Sid Meier's Civilization Revolution - PS3 - Review
Sid Meier’s Civilization is considered to be one of the finest civilization sims in the history of video games. Perhaps the big question would be if the vaunted PC title could translate to the next-gen console and still remain as inviting and entertaining.
The answer comes in the form of Civilization Revolution, a title with intuitive controls that puts the emphasis on the gameplay and delivers a wholly satisfying experience … well, with a few minor exceptions.
Let’s get the flaws out of the way first. Because the game has five difficulty levels, you can play on the easiest level which gives you sort of a guide. You may choose that and then almost immediately regret the decision. Why? The professor you get speaks gibberish and the tonal quality is annoying – far worse than anything spouted in a game of The Sims.
Other than that, though, 2K Games and Firaxis have crafted an experience that takes the premise of the game and translates it well to the PS3. For those who have never played a Civ game, the basic premise is that you take on a civilization back in the Stone Age and through shrewd building, you work it up through the Medieval Age to Industrial Age and finally to the Space Age.
If anything, the Civ game has simplified the whole process to a point where this game – rebuilt from the ground up for the next-gen consoles – is accessible to just about any age level.
There are several ways to play. Multiplayer has player matches, a ranked match, LAN party and Friends options. The single player is rather robust as well with a play now mode, a Game of the Week (download a Firaxis map), play a set-condition scenario or leap into the open-world campaign. In the latter, you pick a civilization (from one of the 16 available – more on that in a moment), and then unveil your surroundings from the fog of war (a grayed-out mist that permeates the area and once you venture into it, it clears and you can see what lays around you). The game is turn-based so every time you research something, it will have a turn amount tagged onto it. For example, if you play as the Aztecs and decide to research Stonehenge, that will take 14 turns but will benefit your society’s growth.
Deciding which civilization to start as also comes with bonuses. Each civ has a figurehead, such as Mao Tse-Tung, Catherine the Great, Alexander, Cleopatra or Abraham Lincoln. If you chose Lincoln, you would, at the Stone Age level, get a 2% interest on gold reserves. At the Medieval Age, you get rush units at one-half price; the Industrial Age gleans +1 food from the plains; in the Modern Age, factories triple production. For special units, you get the Sherman tank, the Flying Fortress and the Mustang fighter plane.
Those who had played a Civ title on the PC can tell you how the campaigns could last for weeks on end as you built your society, dealt with other nations through either diplomatic or military means and generally second-guessed each decision made. With the PS3 version, those campaigns do not last as long. That is not to say you don’t get satisfaction from the game, but things seem to happen a little quicker. Micro-managing has also been removed. That is either an advancement of the AI or Firaxis’ way of merely making the game accessible to more players who don’t wish to spend hours fiddling with every aspect of the government.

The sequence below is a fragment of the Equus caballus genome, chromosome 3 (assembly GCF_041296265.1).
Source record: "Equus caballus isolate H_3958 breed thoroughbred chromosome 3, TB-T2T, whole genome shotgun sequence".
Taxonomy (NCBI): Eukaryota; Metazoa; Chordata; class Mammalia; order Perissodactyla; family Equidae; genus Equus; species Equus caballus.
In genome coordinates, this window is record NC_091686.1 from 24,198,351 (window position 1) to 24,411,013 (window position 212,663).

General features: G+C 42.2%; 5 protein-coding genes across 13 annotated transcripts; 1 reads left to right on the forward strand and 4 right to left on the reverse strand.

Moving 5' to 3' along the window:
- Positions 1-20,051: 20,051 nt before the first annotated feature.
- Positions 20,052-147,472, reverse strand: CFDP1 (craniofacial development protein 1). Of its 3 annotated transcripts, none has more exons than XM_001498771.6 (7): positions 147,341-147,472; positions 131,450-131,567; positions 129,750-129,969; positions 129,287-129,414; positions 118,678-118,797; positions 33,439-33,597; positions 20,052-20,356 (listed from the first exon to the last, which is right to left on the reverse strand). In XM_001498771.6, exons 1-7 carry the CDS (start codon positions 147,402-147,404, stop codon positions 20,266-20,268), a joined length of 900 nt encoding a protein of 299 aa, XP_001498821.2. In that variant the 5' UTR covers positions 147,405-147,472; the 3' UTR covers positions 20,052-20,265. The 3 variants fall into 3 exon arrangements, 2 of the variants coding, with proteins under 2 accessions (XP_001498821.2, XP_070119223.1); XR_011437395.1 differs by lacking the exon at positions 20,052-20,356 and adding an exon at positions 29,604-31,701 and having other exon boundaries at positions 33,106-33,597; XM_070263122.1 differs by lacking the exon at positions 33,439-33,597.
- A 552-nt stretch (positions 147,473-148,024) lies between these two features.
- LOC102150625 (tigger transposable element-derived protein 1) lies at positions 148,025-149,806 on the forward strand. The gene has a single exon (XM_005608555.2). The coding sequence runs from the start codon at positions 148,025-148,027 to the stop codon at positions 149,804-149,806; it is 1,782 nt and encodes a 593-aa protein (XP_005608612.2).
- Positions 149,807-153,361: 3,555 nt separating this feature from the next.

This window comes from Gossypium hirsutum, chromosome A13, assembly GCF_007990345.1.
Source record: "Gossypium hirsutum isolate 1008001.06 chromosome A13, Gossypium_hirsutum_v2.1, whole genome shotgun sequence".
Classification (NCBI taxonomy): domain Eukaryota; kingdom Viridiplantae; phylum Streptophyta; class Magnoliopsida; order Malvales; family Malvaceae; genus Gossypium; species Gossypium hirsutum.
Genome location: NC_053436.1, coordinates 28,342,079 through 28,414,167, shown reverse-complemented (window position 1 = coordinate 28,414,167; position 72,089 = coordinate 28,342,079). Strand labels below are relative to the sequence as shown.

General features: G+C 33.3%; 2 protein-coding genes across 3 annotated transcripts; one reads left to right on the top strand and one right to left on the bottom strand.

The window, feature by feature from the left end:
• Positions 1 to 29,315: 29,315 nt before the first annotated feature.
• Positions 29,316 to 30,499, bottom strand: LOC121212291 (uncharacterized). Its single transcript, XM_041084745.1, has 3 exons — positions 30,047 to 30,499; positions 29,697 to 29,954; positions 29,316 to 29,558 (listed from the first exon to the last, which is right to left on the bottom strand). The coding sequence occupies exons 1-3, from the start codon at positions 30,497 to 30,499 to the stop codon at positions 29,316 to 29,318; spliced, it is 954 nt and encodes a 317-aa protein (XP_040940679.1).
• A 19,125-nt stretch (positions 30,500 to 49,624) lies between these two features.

Now the disk 2K sent along did not have instructions, but that was not a problem. The control scheme was simple to understand and that which was not intuitive was explained on the screen with prompts.
The maps are randomly generated, giving the game a lot of replay value. As for the graphics themselves, they were bright and colorful with solid animations. The aforementioned professor voices were annoying, but the rest of the soundtrack was Ok.
Civilization Revolution basically does well what many games have tried – to bring the civ-building genre successfully to a next-gen console. The game does not feel as deep as the PC cousin, but is just as satisfying and just as entertaining.
Review Scoring Details for Sid Meier's Civilization Revolution
The controls are easy to understand and the game has a very nice flow to it. The winning objectives have been boiled down to the essentials – domination, technology, economic and cultural – and the entire game has been designed for not only the next-gen systems, but to be accessible to everyone.
The animations are very nicely handled, and the progression of the civilization is well done. The game is lush and bright.
A decent musical soundtrack, nice narrative, but the professor’s babble could have been toned down.
A civ game on a next-gen system? You bet and Firaxis pulled it off very well.
Robust and entertaining.
The game is a familiar one and while the next-gen iteration does not seem to have the depth of the PC counterpart, what has been accomplished here is remarkable. It plays very well on the PS3 with intuitive controls, solid graphics, and streamlined game mechanics that ensure entertainment value. Kudos to Firaxis for a job very well done.